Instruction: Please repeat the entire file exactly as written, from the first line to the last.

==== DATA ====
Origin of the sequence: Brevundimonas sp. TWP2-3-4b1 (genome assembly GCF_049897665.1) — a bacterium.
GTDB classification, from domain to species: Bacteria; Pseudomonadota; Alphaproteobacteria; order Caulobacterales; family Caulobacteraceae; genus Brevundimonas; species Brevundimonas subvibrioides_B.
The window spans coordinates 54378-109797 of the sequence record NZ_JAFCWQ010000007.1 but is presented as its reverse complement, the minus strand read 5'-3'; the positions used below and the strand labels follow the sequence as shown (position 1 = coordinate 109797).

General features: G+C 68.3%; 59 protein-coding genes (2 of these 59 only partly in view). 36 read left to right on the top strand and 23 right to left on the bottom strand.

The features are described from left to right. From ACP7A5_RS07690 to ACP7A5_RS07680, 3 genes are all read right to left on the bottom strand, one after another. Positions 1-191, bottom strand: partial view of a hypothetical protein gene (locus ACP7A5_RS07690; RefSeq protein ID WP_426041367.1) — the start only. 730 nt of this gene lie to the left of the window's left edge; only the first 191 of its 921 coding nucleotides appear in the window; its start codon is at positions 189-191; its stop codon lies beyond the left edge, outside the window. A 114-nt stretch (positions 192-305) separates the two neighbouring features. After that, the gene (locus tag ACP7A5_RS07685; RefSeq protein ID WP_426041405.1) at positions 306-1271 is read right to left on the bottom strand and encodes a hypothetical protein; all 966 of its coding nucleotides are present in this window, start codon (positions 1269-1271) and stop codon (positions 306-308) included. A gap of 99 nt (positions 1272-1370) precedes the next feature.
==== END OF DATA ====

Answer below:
Origin of the sequence: Brevundimonas sp. TWP2-3-4b1 (genome assembly GCF_049897665.1) — a bacterium.
GTDB classification, from domain to species: Bacteria; Pseudomonadota; Alphaproteobacteria; order Caulobacterales; family Caulobacteraceae; genus Brevundimonas; species Brevundimonas subvibrioides_B.
The window spans coordinates 54378-109797 of the sequence record NZ_JAFCWQ010000007.1 but is presented as its reverse complement, the minus strand read 5'-3'; the positions used below and the strand labels follow the sequence as shown (position 1 = coordinate 109797).

General features: G+C 68.3%; 59 protein-coding genes (2 of these 59 only partly in view). 36 read left to right on the top strand and 23 right to left on the bottom strand.

The features are described from left to right. From ACP7A5_RS07690 to ACP7A5_RS07680, 3 genes are all read right to left on the bottom strand, one after another. Positions 1-191, bottom strand: partial view of a hypothetical protein gene (locus ACP7A5_RS07690; RefSeq protein ID WP_426041367.1) — the start only. 730 nt of this gene lie to the left of the window's left edge; only the first 191 of its 921 coding nucleotides appear in the window; its start codon is at positions 189-191; its stop codon lies beyond the left edge, outside the window. A 114-nt stretch (positions 192-305) separates the two neighbouring features. After that, the gene (locus tag ACP7A5_RS07685; RefSeq protein ID WP_426041405.1) at positions 306-1271 is read right to left on the bottom strand and encodes a hypothetical protein; all 966 of its coding nucleotides are present in this window, start codon (positions 1269-1271) and stop codon (positions 306-308) included. A gap of 99 nt (positions 1272-1370) precedes the next feature.